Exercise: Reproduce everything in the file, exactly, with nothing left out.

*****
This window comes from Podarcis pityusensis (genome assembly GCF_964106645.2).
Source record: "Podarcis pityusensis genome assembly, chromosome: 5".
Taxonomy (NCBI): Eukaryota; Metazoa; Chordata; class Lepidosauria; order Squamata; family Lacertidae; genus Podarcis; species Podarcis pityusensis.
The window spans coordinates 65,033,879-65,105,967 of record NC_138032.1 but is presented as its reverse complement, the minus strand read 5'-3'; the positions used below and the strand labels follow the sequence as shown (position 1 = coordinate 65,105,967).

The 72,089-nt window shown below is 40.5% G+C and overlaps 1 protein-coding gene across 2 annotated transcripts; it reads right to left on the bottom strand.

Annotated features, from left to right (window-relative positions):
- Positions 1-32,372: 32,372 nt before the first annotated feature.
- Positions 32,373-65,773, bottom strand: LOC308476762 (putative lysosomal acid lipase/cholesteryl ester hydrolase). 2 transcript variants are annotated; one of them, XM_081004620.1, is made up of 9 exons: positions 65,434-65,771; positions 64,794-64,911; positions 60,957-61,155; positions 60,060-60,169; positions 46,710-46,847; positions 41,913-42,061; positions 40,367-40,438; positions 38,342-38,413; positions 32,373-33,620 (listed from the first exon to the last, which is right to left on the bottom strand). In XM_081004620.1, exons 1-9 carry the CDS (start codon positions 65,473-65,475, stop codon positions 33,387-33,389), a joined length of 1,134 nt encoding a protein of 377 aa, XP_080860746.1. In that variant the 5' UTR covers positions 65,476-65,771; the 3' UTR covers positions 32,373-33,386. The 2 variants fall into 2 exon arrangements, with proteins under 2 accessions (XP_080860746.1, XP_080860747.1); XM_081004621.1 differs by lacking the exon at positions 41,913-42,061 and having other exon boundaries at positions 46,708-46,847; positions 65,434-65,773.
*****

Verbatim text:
This window comes from Podarcis pityusensis (genome assembly GCF_964106645.2).
Source record: "Podarcis pityusensis genome assembly, chromosome: 5".
Taxonomy (NCBI): Eukaryota; Metazoa; Chordata; class Lepidosauria; order Squamata; family Lacertidae; genus Podarcis; species Podarcis pityusensis.
The window spans coordinates 65,033,879-65,105,967 of record NC_138032.1 but is presented as its reverse complement, the minus strand read 5'-3'; the positions used below and the strand labels follow the sequence as shown (position 1 = coordinate 65,105,967).

The 72,089-nt window shown below is 40.5% G+C and overlaps 1 protein-coding gene across 2 annotated transcripts; it reads right to left on the bottom strand.

Annotated features, from left to right (window-relative positions):
- Positions 1-32,372: 32,372 nt before the first annotated feature.
- Positions 32,373-65,773, bottom strand: LOC308476762 (putative lysosomal acid lipase/cholesteryl ester hydrolase). 2 transcript variants are annotated; one of them, XM_081004620.1, is made up of 9 exons: positions 65,434-65,771; positions 64,794-64,911; positions 60,957-61,155; positions 60,060-60,169; positions 46,710-46,847; positions 41,913-42,061; positions 40,367-40,438; positions 38,342-38,413; positions 32,373-33,620 (listed from the first exon to the last, which is right to left on the bottom strand). In XM_081004620.1, exons 1-9 carry the CDS (start codon positions 65,473-65,475, stop codon positions 33,387-33,389), a joined length of 1,134 nt encoding a protein of 377 aa, XP_080860746.1. In that variant the 5' UTR covers positions 65,476-65,771; the 3' UTR covers positions 32,373-33,386. The 2 variants fall into 2 exon arrangements, with proteins under 2 accessions (XP_080860746.1, XP_080860747.1); XM_081004621.1 differs by lacking the exon at positions 41,913-42,061 and having other exon boundaries at positions 46,708-46,847; positions 65,434-65,773.